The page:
Saturday, May 28, 2016

The View from the Cheap Seats

I was lucky enough to get a review copy of The View from the Cheap Seats, and after reading it, Ive come to one inescapable conclusion: Neil Gaiman is an evil genius with supernatural powers. It's the only explanation. How else could he write a book that's a collection of speeches, introductions, and essays that's not only a great read, but makes me want to run out and buy copies of all of the books he writes about.

The book includes a selection of nonfiction that Gaiman has written throughout his career. The earliest seems to be a review of a book called [Gumshoe] the he wrote for Punch back in 1989, and the most ones dating to 2015. He writes on a lot of topics. There are plenty of essays on books and comics as would be expected from a professional in those fields. There are also several on music including a few, to no surprise on [[Amanda Palmer]]. There are even some deeply moving essays, including tributes to deceased writers and friends and an article on the plight of Syrian refugees.

If you're a fan of science fiction, fantasy, horror, comic books, or just like good essays, then this is book is a must have.

Saturday, May 14, 2016

Disappearance at Devil's rock

Last year, Paul Tremblay's A Head Full of Ghosts was viewed by many as the best horror novel of the year. While others may disagree, I don't think Disappearance at Devil's Rock is quite as good, but it's still a very good book.  I think this has to do with the subject matter, which is the disappearance of a child. This is something that parents will find extremely horrifying, but as a single guy, it doesn't really do as much for me.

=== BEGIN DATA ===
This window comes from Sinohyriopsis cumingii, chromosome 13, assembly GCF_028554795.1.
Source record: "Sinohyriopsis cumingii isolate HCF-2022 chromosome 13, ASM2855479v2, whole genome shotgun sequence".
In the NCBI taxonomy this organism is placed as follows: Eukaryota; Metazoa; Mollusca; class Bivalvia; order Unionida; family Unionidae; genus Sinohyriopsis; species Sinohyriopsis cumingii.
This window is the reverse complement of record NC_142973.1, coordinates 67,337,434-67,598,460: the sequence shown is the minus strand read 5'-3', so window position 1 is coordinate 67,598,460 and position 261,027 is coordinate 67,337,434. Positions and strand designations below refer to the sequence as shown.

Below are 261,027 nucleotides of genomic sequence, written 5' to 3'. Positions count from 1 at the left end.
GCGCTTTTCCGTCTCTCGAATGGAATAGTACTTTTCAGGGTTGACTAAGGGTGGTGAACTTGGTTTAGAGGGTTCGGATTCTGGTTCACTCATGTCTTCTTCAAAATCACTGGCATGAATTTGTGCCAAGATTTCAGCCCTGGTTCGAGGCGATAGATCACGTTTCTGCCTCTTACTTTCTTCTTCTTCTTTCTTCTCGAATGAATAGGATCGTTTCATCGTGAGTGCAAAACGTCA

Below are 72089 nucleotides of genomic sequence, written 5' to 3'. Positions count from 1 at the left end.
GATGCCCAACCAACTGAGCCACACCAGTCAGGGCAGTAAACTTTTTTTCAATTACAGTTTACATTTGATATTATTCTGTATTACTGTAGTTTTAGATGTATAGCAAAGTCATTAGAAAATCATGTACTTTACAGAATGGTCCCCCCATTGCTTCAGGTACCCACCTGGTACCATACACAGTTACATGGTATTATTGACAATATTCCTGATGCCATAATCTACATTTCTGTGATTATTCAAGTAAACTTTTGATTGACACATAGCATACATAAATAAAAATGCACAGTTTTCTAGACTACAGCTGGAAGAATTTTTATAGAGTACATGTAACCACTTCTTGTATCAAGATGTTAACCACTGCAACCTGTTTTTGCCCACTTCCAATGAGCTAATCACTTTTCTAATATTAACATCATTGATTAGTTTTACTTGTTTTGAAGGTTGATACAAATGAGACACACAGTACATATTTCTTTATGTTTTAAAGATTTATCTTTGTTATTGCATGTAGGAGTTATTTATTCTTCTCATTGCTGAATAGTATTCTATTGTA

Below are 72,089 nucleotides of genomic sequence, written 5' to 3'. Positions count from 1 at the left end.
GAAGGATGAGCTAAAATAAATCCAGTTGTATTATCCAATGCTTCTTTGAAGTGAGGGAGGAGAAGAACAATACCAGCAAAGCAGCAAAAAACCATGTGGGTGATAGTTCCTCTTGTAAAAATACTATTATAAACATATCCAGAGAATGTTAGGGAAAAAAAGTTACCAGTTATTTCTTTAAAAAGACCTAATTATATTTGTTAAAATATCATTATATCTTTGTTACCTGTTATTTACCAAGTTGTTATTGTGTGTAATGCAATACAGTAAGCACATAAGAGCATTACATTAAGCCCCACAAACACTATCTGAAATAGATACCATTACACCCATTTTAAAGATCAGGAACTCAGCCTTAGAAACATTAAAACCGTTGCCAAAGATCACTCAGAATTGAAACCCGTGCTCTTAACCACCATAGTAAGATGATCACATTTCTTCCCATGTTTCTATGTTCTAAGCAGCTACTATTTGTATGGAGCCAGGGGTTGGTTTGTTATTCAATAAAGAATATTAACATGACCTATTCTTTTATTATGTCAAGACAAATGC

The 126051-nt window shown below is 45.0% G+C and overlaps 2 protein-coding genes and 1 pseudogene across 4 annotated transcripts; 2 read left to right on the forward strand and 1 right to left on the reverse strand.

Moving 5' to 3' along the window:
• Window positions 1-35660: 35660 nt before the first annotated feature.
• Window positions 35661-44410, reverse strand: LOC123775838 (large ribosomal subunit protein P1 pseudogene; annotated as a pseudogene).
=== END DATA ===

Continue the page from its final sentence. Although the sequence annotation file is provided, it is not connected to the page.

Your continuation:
The book is about a mother whose teenage son vanishes from a local park while he's on a late-night hike with some friends. Soon strange things start happening. The mother sees a shadowy vision of her son. His diary pages mysteriously appear in the living room. A dark figure  is spotted peeping into neighborhood windows.

My main gripe is that I thought the book started off a little slow, and didn't really pick up until about 1/4 of the way into the book when the mother discovered that her son and his friends had been secretly meeting a man called Arnold. At that point I had a hard time putting the book down. I don't know that this book will be my favorite of the year, but its certainly going to be in the top 10.

Monday, April 04, 2016

The Fireman

I was lucky enough to get a review copy of Joe Hill's next novel, The Fireman,  from the publisher. It's set in an apocalyptic world, where an infectious fungus causes people to spontaneously combust. The main character is an infected and pregnant nurse who is aided by a fireman with the ability to control fire. The nurse escapes from a psychotic husband to a campground full of infected people who have learned how to avoid combustion by group singalongs.

The the book drags quite bit. It's obvious that the camp is only going to be a temporary solution. The infected are surrounded by people who would kill them if they were discovered. The camp's leader seems to be turning into a religious fanatic. Anyone who doesn't fit is ostracized. It's blatantly obvious after a couple of chapters that things are going to fall apart there, but we still spend about half the book in the camp before the hero sets out on a quest to find a new refuge in Martha Quinn's Island.

Frankly I don't think this is Hill's best work. The novel suffers from a bit of bloat, and would have been much better if the camp scenes had been trimmed a bit. That said, it was still enjoyable if predictable read.